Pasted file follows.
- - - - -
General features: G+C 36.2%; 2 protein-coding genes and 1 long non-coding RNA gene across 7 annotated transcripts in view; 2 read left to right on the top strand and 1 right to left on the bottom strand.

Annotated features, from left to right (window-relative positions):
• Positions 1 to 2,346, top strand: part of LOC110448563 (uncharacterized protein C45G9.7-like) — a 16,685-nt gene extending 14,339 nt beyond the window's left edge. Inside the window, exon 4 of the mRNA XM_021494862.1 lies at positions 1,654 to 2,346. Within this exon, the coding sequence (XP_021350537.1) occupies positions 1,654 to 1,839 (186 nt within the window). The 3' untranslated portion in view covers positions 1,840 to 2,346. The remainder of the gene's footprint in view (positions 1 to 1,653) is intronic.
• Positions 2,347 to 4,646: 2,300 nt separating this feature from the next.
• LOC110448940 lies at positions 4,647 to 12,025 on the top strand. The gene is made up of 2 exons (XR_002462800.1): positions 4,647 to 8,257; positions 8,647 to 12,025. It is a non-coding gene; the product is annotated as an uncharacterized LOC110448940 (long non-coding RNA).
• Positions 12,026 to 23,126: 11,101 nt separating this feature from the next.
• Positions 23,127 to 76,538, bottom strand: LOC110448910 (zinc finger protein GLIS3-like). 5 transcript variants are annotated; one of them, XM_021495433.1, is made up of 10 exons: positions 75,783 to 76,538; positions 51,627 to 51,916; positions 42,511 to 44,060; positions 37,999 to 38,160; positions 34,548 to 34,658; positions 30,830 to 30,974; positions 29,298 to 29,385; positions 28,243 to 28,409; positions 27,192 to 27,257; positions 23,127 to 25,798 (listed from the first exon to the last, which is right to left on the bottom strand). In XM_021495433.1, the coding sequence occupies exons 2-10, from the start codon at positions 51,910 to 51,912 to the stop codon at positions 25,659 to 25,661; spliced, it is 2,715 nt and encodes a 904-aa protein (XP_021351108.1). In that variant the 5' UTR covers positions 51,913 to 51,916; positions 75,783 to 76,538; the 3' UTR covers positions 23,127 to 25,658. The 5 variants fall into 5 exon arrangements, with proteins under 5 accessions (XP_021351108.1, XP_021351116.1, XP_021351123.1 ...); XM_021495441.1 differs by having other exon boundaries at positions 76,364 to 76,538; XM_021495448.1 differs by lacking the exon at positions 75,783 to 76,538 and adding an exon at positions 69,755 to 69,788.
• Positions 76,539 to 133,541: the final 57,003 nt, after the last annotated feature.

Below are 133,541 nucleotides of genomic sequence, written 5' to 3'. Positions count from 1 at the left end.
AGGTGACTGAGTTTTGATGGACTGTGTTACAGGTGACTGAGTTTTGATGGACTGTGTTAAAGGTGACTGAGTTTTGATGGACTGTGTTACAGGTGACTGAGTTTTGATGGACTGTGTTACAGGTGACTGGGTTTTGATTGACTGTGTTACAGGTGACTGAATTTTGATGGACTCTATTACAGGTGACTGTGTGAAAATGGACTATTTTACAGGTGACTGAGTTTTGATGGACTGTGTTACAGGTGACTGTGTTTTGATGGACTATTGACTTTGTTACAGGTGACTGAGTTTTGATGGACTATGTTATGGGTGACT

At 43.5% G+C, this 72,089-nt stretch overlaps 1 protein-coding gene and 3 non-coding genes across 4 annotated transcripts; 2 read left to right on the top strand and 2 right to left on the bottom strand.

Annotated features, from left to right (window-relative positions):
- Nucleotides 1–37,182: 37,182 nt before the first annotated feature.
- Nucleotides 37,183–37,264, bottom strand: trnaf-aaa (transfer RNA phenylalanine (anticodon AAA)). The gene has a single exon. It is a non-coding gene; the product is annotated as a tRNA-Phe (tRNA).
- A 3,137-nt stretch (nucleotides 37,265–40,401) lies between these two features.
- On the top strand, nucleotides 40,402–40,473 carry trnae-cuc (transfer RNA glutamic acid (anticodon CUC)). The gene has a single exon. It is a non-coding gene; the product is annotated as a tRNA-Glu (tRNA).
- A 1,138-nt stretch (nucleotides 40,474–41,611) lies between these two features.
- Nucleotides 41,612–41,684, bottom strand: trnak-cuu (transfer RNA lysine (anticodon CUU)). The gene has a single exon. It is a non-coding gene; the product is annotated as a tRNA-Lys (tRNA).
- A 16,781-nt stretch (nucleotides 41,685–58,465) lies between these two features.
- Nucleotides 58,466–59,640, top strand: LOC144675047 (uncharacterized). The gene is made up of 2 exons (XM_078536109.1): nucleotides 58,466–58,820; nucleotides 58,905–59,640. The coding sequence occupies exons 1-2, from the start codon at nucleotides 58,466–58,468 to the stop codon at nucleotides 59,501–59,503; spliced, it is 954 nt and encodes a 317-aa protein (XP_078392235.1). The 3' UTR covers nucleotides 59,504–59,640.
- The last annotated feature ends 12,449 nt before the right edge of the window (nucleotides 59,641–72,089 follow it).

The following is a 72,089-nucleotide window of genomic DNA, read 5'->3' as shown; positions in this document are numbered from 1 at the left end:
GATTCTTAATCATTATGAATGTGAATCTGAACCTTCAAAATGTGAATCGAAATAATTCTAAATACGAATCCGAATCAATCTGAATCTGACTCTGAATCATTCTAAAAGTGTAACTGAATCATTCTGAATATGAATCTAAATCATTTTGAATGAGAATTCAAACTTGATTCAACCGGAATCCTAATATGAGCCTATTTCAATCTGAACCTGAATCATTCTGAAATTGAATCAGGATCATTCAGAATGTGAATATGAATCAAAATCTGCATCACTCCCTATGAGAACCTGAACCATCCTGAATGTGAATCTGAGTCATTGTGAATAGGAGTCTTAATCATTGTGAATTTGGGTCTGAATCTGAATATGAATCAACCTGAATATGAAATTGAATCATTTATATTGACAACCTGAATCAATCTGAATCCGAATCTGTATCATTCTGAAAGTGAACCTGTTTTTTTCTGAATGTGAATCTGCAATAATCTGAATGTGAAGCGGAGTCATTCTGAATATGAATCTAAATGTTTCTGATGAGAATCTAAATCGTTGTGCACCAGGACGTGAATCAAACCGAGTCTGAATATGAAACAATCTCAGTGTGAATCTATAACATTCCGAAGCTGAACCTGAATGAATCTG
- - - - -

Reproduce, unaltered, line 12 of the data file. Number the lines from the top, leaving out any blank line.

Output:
Annotated features, from left to right (window-relative positions):